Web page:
Note: the next homily will be posted on Sunday June 13, 2010.
BODY AND BLOOD OF CHRIST C – June 6, 2010
Genesis 14:18-20, Psalm 110:1-4, 1 Corinthians 11:23-26, Luke 9:11b-17
For the longest time now researchers have worked to find ways to build new organs to replace damaged livers, blood vessels and other body parts. Overcoming various obstacles (scientific and ethical ones) it appears that scientists at MIT and Harvard have found a way to grow cells by breaking down tissues that hold them together. Once they are free the cells can be assembled, like building blocks or Legos, into new organisms and potentially new body parts. 
In recent weeks we listened to scriptures describe who we are as members of one body, blessed with many gifts and working with one Spirit. Today the church celebrates the body and blood of Christ. To use time honored theological terms it can be a celebration of the church, the people of God, you and me, who comprise the mystical body of Christ. In this sense today is a celebration of our body and our blood.
Each one of us knows that when we have a head ache, a heart attack; or need a hip replacement or a blood transfusion, the rest of our body suffers. Because of its resilience however the body, along with a determined mind and positive a spirit, can mend itself. Medicine and surgical advancements are helpful in this healing process. Could the same be true of the people who make up the church?
The first passage from Genesis this morning tells of an indigenous royal priest called Melchizedek who, by blessing Abram, sets the stage for the development of the priestly people of God. That’s how the faith tradition of Jews and, eventually Christians, got its start. The psalm affirms Melchizedek’s role as an ambassador of God.
In the second reading we heard how Paul recounted what happened at that final meal when Jesus, using familiar Jewish blessings, shared bread and wine, calling it his body and blood. He gave new meaning to the food and drink. The gospel tells the popular story of how Jesus blessed food which the disciples then shared with the multitude of people. Similarly you and I are called to serve others. That event on the mountain was a foretaste of the meal in the upper room and of the never ending heavenly banquet. 
We Christians build our entire faith tradition around these actions. When we gather at one table to share the Word of God and the sacramental bread and wine we continue to build up the body of Christ. It’s like building up new cells in an organism. We breathe new Spirit into the blood stream of the Church. Each one of us is important in this action. All of us are invited to embrace the mission set forth by Jesus Christ. This is what Jesus was asking when he said, “Do this in my memory.” His words are not merely references to the Eucharistic meal but an invitation to take on the weight of the cross caused by poverty, oppression, injustice, war. We carry on his mission not alone but in communion with one another. No one can do it alone.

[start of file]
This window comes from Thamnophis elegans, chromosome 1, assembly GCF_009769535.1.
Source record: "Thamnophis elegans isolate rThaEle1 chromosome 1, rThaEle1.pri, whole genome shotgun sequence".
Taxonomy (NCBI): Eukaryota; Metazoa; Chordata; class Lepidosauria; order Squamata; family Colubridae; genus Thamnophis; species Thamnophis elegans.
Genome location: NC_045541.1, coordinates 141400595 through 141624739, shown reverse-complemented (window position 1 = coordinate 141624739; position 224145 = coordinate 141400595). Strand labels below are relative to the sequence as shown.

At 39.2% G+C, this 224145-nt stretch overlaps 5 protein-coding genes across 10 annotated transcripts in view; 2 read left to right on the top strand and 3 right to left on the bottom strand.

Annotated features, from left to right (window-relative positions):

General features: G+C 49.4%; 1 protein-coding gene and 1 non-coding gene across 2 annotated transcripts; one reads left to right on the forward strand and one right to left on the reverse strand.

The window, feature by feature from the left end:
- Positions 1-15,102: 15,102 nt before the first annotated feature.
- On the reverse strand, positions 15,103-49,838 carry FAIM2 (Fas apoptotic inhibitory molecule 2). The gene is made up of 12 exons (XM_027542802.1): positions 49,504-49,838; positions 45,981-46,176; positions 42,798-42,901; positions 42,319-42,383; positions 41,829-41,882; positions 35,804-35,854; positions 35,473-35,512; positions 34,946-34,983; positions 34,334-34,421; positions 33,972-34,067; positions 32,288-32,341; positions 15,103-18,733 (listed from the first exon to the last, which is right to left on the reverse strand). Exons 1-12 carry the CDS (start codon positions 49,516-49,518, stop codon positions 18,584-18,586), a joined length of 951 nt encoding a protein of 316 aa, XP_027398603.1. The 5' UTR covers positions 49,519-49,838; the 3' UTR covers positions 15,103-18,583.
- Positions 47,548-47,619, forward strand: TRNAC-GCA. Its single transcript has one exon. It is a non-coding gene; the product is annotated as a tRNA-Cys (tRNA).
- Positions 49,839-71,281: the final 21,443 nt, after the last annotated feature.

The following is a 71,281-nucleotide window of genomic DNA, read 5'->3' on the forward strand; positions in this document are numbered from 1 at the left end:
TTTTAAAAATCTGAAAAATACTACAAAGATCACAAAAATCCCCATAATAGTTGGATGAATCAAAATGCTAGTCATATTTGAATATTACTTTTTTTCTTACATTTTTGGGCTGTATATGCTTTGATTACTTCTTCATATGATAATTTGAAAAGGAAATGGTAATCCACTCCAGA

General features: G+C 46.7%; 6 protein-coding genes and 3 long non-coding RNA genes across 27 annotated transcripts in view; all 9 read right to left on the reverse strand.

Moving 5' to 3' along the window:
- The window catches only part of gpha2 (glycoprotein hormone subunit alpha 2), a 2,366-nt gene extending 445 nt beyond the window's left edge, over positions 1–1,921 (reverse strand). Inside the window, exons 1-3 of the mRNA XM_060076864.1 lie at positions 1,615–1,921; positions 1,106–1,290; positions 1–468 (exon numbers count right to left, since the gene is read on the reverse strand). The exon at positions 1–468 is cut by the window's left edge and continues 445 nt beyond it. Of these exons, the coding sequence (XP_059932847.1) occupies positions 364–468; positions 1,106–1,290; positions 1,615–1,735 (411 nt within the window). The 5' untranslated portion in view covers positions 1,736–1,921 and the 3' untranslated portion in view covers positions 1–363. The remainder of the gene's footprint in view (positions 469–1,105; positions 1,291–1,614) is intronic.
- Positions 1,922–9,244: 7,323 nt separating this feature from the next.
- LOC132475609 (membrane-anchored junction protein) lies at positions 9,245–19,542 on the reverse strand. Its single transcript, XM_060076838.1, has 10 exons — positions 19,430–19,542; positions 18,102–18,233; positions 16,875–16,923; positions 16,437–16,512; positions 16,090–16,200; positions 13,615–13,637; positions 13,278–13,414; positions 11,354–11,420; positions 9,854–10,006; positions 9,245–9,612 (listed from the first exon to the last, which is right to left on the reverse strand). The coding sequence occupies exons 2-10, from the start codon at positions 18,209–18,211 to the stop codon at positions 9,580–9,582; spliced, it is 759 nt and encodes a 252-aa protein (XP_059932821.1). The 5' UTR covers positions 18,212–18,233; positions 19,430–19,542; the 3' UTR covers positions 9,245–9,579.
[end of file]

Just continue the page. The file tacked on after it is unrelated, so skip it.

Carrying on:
To welcome and include all of God’s creatures into his household Jesus was famous for breaking down cultural taboos and even religious rules and regulations. He did not say take and eat, take and drink only if you are straight, white, male and Jewish. As they moved through the crowd with bread and fish the disciples did not ask for identification cards or whether someone was rich or poor, Jew or Gentile.
We cannot overlook the tensions in the world and in our Church caused by prejudice, power and arrogance. These symptoms plague the body of Christ; they clog the arteries of the Church. What happens in Rome, Italy or Phoenix, Arizona does not stay there. The news about the way the pope handles the pedophile crisis or how a bishop excommunicates a highly respected health care provider, without due process, affects all people of God. One human suffers, everyone suffers.
When something bothers us physically and mentally our first reaction is not to cut off a limb or tear out a heart or tap into a brain. Those are last resorts after other measures have been exhausted and after long and sometimes difficult discussions with family, friends and medical professionals.
Like any human body our church is imperfect. However, when it breaks down it too can be built back up again because of the care and love of God. This divine healing process requires our participation, the faith and hope, of every member of the Church, clergy and laity alike. There is no room for spectators in this action.
Today’s scriptures are less about a royal priesthood and more about the priestly people of God. These texts are not only about sharing abundant gifts of life but also about treating one another in a respectful and hospitable way.
Scientific and medical advancements may eventually alleviate many sufferings we humans have. A good dose of regenerative medicine in our ecclesial society could also bring hope for God’s people including those who believe we make up the body and blood of Christ.
1 “Building Organs Block by Block” in Science Daily. http://www.sciencedaily.com/releases/2010/05/100513112813.htm
2 Fuller, Reginald. Preaching the Lectionary: The Word of God for the Church Today
(The Liturgical Press. 1984 (Revised Edition) pp. 444-446, 59.